Interview with Ralph Trombal 1.1
Interview with Ralph Trombal 1.1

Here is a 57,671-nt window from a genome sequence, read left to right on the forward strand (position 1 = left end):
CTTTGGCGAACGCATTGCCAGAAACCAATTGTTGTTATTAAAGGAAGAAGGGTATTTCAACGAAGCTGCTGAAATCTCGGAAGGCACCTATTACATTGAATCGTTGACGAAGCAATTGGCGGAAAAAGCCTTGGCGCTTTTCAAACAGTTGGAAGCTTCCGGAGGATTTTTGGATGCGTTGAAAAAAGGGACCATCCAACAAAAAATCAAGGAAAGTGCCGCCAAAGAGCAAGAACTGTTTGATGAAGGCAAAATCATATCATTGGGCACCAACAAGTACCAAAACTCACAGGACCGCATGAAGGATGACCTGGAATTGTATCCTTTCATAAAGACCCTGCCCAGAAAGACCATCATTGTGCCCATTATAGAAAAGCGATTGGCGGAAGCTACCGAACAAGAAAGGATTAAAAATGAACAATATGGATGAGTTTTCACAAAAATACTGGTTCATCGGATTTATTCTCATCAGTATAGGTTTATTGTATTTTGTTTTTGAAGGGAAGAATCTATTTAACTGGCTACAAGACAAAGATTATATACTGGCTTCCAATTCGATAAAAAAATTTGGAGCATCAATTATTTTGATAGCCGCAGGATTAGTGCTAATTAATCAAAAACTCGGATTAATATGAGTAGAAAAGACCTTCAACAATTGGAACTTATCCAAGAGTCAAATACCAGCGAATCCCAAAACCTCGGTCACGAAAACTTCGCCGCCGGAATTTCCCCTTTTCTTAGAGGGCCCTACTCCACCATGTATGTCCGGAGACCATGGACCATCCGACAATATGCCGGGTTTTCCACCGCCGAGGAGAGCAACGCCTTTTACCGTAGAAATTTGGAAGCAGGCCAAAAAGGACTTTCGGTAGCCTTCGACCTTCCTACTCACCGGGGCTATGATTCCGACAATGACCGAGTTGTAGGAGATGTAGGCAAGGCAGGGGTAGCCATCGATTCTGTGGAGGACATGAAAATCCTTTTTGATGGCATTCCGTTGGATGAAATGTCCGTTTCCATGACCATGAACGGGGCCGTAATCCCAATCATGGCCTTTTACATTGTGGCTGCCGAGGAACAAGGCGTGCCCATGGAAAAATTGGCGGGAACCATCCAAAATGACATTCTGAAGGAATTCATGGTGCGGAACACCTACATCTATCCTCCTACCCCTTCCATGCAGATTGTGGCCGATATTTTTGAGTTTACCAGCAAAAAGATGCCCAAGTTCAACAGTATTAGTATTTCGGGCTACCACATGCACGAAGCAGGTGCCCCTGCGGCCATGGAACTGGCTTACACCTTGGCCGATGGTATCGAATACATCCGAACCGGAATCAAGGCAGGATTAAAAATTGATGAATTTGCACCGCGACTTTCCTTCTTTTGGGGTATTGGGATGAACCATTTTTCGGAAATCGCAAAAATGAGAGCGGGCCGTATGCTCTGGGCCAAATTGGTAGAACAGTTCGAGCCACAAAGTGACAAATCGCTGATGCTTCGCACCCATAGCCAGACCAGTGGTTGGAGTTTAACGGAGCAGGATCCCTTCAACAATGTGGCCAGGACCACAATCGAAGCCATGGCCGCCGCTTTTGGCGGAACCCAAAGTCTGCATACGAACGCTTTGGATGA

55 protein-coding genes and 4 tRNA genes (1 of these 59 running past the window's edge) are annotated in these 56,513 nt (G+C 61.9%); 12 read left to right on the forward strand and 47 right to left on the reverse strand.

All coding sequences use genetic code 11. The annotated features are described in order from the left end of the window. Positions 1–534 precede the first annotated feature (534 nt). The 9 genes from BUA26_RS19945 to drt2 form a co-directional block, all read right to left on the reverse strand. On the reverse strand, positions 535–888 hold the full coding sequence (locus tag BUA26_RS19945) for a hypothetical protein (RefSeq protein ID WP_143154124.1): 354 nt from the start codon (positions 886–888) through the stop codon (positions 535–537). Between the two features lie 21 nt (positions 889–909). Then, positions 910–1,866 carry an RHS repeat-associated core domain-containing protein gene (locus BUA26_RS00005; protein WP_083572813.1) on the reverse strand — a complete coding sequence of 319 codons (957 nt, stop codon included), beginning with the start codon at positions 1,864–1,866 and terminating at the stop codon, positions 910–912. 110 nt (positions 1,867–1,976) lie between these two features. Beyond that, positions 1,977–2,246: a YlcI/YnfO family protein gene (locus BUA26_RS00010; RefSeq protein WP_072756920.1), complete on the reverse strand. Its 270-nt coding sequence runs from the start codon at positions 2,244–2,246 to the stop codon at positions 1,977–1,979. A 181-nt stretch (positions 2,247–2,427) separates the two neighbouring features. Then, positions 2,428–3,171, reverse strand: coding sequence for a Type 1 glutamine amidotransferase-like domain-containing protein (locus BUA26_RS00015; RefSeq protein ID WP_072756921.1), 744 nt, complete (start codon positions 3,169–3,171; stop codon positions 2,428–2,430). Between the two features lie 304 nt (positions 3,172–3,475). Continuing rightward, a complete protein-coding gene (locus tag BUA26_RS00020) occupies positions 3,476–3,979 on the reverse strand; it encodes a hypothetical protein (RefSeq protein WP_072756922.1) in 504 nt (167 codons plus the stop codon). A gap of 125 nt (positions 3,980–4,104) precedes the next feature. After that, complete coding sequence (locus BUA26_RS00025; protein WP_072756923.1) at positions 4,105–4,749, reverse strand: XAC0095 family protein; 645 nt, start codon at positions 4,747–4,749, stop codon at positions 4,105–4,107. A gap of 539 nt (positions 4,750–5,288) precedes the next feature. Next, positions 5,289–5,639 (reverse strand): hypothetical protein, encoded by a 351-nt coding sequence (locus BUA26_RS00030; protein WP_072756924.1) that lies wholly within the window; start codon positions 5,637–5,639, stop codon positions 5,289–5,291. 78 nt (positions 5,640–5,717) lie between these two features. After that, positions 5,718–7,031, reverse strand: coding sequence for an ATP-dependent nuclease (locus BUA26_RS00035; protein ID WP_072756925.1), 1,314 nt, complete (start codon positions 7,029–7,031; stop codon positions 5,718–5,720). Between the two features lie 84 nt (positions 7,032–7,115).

Oral History Item Type Metadata
OHMS Object Text